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   How you feel off the field effects how you perform on it.      Your emotions matter. There is a strong relationship between...

   How you feel off the field effects how you perform on it.  

   Your emotions matter. There is a strong relationship between how you feel and how you perform in your sport.

   If you arrive to your sport feeling confident, joyful, focused, and secure, you are putting your body is a position to perform at a high level. On the other hand, if you feel unworthy, insecure, stressed, or afraid, your body will not respond as well as it can.

   Just like all successful athletes need to care for their physical health, their diet and their academics – athletes must be diligent to protect and care for their mental health.

   Here are some tips to protect your emotions:

   SET BOUNDARIES with people who bring you down, bring unwanted drama into your life, or make you feel stressed. This might mean unfollowing someone on Twitter, eating at a new lunch table or breaking up with someone — do what you need to do to protect yourself.

   SLEEP.  Lots. Get lots of sleep.

   FIND AN ADULT MENTOR whom you feel safe talking with, venting, and sharing your life. If you don’t have a parent that you feel safe with or who can fill this role, find a coach, a relative, a friend’s parent or a neighbor. Use this line, “I’m going through some stuff and I was wondering if we can hang out sometime to talk about life together.”

   DON’T BE AFRAID TO SAY NO TO INVITATIONS. Sports can be stressful. During your main sports season, you may not have the time or emotional energy to have many other things in your life. Don’t be afraid to say “no thanks” to people who want you to get involved in a new project, hang out, or date.

   TRY TO LIVE IN PEACE IN YOUR HOME. For some student-athletes, the sports field is a place of chaos and pressure, and the home is a place of relaxation and joy. Yet for many, many other teenagers, this is switched. The sports field is a place of safety and joy and the home is a place of displeasure and pressure. If that is you, then consider how you can help to bring peace to your home.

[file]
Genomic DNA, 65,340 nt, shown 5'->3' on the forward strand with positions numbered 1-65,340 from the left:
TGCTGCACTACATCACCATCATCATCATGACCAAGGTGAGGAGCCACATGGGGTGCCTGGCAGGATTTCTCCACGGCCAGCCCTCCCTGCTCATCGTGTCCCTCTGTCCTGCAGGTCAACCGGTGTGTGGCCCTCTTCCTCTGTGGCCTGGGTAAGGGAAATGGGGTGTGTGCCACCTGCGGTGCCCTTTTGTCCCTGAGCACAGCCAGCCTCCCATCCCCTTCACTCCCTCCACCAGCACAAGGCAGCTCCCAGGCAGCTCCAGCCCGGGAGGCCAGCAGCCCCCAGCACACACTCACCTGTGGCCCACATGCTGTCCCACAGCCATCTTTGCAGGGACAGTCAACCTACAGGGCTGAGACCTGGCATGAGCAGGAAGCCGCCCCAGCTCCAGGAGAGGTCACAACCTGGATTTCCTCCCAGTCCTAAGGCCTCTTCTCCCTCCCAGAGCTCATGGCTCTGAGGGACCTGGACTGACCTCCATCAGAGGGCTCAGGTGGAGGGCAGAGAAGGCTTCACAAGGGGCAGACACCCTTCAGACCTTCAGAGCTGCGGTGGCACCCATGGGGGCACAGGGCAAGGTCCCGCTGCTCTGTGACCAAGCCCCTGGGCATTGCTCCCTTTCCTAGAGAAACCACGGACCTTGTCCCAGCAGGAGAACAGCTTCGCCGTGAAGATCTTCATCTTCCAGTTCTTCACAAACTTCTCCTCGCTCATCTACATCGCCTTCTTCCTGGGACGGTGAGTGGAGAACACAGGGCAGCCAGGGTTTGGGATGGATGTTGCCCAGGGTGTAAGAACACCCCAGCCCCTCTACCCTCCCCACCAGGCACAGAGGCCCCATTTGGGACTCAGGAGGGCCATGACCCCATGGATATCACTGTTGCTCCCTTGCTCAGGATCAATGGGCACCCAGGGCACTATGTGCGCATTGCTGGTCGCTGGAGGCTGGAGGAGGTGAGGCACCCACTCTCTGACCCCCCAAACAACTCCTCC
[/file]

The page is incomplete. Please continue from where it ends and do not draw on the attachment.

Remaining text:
Maybe use this line with the adults/parents whom you live with, “I know we all love each other here, but I have to tell you that our home environment is really stressing me out. I would like to see changes in how we interact. Can we all sit down sometime and discuss how we can make this a more peaceful home to live in?” 

   ASK FOR HELP. Did you know that at four-year colleges all students can go see an on-campus counselor every week for free? It’s true. College kids are lining up for this opportunity. Furthermore, NCAA athletes are often provided with free tutors and extra study halls. Don’t be afraid to ask the adults in your life for support with your mental health and academic health — people care, and they want to help!

   The teenage years can be very hard. You are not alone. You have people who love you.  You will get through this! Now go out there and have fun.

   Sean Donohue is a Family Coach in the Bay Area who specializes in helping hurting teenagers become mature, focused, independent, young adults, and he shows parents how to restore love, order and communication to their family. Read about his work at











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